We continue our trade series by looking at upgrades for right field. Ned and Dayton both indicated their desire to add a bat, and right field makes the most sense for a bat. While David Lough and Justin Maxwell held their own in right, we can probably expect a good regression from both. Dayton could look to add an experienced bat to hit in the middle of his lineup.
The Old Veterans
Melky Cabrera, Toronto Blue Jays
Remember good ol' Melky? Dayton took a flyer on the former Braves outfielder in 2011 and he responded with a terrific season, that allowed Dayton to trade him for some much-needed pitching. That pitching turned into a disaster named Jonathan Sanchez, while Melky went on to become All-Star Game MVP in what was a sensational, yet tainted season.
Melky signed a two year-$16 million deal with Toronto last year, and immediately reverted back to sucking again. He hit just .279/.322/.360 and was a below replacement level player. It was later found a tumor in Melky's spine was limiting his mobility, possibly causing the disappointing season. The Jays may roll the dice and see if Melky can bounce back, but if the Royals think Melky can return to form (cleanly!) he might be worth a flyer should the Jays look to cut costs.
Andre Ethier, Los Angeles Dodgers
Ethier signed a massive deal last June when the Dodgers were spending their silly money, and he has underwhelmed ever since then. The Dodgers have him locked up through 2018, but will pay him $72 million over the next five years. Ethier got off to a rough start this year, but hit .299/.388/.467 over his last 81 games, and hit .272/.360/.423 overall. Ethier is a .906 OPS hitter against righties, compared to .644 against lefties. He's paid far too much to be a platoon player, but if the Dodgers eat a considerable amount of money, he might begin to make sense for the Royals. With the emergence of Yasiel Puig, the Dodgers may consider it worth it to shed some of Ethier's salary off the books and get Puig in the lineup with Carl Crawford and Matt Kemp full time.
Ryan Ludwick, Cincinnati Reds
Ludwick was a late bloomer, but he slammed 37 home runs for the Cardinals in 2008 and has been a decent power hitter ever since. In 2012, the right-hander hit .275/.346/.531 with 26 home runs in just 472 plate appearances. He signed a big three year deal with the Reds last winter, then lost most of the year to a disclocated shoulder. The Reds owe him $17.5 million over the next two years, but may look to get out from under that to shore up other needs. The Royals may be able to get the 34-year old outfielder cheaply, with the Reds eating some money, if they feel he can bounce back from his injury.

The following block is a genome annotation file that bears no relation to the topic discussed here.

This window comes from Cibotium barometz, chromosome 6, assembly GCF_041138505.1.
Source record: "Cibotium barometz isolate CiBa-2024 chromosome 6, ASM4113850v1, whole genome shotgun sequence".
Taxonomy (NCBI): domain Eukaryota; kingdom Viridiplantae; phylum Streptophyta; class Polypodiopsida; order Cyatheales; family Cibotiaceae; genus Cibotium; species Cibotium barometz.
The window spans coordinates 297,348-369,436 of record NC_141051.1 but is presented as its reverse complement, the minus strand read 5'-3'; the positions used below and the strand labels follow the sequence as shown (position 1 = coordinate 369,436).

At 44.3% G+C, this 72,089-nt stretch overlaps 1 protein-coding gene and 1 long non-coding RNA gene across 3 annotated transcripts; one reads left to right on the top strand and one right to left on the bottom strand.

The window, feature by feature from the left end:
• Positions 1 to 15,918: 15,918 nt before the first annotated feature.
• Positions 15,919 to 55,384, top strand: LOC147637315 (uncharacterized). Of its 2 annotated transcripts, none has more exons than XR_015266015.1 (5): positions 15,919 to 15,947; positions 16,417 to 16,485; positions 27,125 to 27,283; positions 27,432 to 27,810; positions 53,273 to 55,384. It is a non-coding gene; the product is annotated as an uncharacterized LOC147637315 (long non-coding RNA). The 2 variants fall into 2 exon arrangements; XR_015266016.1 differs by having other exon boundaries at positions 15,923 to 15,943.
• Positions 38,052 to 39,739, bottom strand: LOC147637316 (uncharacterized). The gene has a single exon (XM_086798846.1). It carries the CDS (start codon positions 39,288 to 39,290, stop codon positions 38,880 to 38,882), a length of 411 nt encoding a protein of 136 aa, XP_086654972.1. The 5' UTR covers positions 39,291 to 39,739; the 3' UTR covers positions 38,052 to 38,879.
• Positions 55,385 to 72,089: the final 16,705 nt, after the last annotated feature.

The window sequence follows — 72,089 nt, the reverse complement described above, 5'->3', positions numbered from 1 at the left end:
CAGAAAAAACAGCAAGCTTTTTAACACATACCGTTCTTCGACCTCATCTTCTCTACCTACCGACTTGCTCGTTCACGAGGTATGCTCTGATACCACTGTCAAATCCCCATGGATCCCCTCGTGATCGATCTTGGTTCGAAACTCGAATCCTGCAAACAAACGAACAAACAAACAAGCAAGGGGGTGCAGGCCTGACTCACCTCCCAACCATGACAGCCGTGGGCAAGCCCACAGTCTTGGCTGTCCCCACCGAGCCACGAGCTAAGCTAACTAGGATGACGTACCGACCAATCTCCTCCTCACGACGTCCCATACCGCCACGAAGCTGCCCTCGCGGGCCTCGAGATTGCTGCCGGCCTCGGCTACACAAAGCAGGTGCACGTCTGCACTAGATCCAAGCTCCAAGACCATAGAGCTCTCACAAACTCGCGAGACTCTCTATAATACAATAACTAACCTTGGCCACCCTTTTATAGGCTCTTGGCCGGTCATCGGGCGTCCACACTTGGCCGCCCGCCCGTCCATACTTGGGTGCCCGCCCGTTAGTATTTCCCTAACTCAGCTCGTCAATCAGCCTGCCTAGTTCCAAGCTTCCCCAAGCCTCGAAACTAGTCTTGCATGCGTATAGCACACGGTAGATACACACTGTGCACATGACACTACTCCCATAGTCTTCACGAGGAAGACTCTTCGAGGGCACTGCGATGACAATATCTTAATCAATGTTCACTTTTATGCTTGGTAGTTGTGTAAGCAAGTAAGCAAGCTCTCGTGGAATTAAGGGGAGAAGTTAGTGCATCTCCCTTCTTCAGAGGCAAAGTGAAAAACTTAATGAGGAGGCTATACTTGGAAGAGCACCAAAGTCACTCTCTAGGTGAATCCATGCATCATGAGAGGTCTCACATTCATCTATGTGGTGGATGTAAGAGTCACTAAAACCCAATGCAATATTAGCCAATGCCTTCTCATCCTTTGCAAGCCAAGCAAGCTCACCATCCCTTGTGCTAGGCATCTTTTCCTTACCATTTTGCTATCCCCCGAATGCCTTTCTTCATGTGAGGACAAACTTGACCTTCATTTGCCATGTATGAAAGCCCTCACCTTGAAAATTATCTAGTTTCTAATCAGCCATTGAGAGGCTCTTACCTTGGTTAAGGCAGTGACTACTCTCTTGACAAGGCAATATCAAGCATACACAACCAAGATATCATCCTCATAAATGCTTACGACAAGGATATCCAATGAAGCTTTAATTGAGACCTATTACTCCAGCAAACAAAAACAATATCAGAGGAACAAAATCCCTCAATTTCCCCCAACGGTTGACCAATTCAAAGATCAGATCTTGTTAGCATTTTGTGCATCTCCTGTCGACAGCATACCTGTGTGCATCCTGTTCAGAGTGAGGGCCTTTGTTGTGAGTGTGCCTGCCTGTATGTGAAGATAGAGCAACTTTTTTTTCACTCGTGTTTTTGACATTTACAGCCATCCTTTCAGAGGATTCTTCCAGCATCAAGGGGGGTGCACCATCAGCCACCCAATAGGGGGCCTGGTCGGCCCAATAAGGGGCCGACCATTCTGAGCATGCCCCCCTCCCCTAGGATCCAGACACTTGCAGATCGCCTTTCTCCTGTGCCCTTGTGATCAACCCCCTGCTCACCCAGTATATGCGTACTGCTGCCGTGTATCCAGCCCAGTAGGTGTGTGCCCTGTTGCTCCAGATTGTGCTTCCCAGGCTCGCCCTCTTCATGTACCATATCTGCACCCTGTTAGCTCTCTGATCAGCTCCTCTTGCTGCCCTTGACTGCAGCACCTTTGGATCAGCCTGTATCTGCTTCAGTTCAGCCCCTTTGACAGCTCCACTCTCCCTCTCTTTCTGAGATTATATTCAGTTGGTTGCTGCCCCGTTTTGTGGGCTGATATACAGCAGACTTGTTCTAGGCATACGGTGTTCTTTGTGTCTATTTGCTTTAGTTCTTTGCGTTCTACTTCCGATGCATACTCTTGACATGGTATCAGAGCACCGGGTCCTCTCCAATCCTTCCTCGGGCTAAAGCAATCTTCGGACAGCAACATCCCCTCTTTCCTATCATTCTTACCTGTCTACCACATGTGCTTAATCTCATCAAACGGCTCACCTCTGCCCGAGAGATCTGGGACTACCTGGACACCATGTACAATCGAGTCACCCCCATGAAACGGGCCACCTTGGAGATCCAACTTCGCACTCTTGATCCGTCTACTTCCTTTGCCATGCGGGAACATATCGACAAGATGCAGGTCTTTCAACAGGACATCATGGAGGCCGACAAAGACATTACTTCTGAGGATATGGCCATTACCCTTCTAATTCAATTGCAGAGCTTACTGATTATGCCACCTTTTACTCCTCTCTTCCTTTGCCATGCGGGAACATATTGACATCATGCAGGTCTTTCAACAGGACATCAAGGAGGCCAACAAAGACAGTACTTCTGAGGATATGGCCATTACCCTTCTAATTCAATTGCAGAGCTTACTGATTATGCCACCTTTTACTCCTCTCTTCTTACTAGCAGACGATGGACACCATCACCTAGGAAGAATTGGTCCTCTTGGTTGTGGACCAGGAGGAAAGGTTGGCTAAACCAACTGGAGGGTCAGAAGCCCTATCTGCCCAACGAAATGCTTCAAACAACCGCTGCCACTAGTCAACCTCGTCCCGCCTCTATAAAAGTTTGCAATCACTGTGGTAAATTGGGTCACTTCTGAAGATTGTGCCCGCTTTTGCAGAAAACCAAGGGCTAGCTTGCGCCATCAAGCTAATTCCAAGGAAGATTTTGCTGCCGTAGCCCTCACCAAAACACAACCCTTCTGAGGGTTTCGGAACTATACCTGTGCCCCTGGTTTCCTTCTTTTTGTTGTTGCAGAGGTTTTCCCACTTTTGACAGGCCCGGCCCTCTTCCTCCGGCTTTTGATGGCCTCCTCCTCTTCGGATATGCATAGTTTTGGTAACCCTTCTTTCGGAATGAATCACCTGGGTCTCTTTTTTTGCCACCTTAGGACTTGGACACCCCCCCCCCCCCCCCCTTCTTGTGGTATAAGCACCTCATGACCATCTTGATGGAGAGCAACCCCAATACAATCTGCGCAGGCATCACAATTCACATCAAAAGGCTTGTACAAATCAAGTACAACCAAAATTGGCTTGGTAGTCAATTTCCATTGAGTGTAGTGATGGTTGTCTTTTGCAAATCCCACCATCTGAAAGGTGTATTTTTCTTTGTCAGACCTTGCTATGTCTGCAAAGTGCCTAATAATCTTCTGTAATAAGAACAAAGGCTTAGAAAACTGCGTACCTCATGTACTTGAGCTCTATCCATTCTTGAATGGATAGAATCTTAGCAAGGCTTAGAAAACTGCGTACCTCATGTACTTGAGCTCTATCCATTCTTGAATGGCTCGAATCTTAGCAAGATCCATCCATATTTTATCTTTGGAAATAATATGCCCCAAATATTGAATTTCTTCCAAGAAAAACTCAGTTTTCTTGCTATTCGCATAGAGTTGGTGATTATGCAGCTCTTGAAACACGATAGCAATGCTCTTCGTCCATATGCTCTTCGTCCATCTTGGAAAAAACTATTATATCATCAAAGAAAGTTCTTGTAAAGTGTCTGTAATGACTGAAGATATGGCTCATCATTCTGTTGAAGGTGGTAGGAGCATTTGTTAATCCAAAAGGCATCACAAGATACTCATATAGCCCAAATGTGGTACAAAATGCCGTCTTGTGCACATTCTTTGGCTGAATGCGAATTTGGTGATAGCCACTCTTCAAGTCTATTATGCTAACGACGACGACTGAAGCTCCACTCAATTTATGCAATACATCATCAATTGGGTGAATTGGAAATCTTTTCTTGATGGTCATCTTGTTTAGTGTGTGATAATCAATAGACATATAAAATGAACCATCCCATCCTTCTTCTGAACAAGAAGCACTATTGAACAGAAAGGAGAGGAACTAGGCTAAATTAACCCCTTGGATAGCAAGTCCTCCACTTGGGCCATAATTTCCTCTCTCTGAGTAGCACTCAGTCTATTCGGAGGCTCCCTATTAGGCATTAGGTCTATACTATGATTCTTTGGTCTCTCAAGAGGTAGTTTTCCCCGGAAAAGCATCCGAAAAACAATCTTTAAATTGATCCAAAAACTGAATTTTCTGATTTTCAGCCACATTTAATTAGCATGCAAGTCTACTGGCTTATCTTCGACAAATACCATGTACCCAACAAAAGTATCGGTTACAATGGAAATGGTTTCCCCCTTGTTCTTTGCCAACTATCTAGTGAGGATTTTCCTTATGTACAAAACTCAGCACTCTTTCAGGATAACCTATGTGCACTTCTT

Josh Willingham, Minnesota Twins
Willingham seems to be perennially on the trade block. He put up a monster year with the Twins in 2012, slamming 35 home runs, but he hit just .208/.342/.368 with 14 home runs this year. The 34-year old Willingham will earn $7 million in the final year of his contract in 2014. Willingham is an awful defender, and has little experience in right field. Still, he can draw walks and hit for power, and if the Twins are motivated to move him as part of a rebuilding process, the asking price could be cheap.
The Young Veterans
Kyle Blanks, San Diego Padres
Blanks was once a Top 100 prospect that has struggled to see the field due to injury. He had plantar fasciitis in 2009, had Tommy John surgery in 2010, and a torn labrum in his non-throwing shoulder in 2012. With Yonder Alonso now entrenched at first base, and Carlos Quentin in left-field, Blanks found himself the odd man out. Blanks hit a disappointing .243/.305/.379 this year in 308 plate appearances, although it was a September slump (.435 OPS) that hurt what was a decent season up to that point. He has a career .176 ISO and a 102 OPS+ over parts of five seasons in the big leagues.
Blanks is a tall right-handed hitter, standing at 6'6'', with solid power and good walk rates, although he strikes out a ton. Despite his size, Blanks held his own in right field, although he has had numerous arm surgeries suggesting throwing could be an issue. Blanks is eligible for arbitration for the first time, but is already 27 years old.
Lucas Duda, New York Mets
The Mets reportedly will shop Duda this winter, although its possible they instead part ways with disappointing first baseman Ike Davis and move Duda to first base. Duda is a defensive liability. Only Raul Ibanez has posted a worse dWAR in the outfield over the last three seasons. But the 27-year old lefty can hit a bit. Duda hit just .223 but with a .352 on-base percentage and a .415 slugging percentage with 15 home runs in just 384 plate appearances. Duda hits righties much better than lefties (.812 OPS vs. .643) and is arbitration-eligible for the first time this fall. The Mets may value Duda more than he's worth, but if they're motivated sellers, the Royals might be able to get a power bat without giving up much.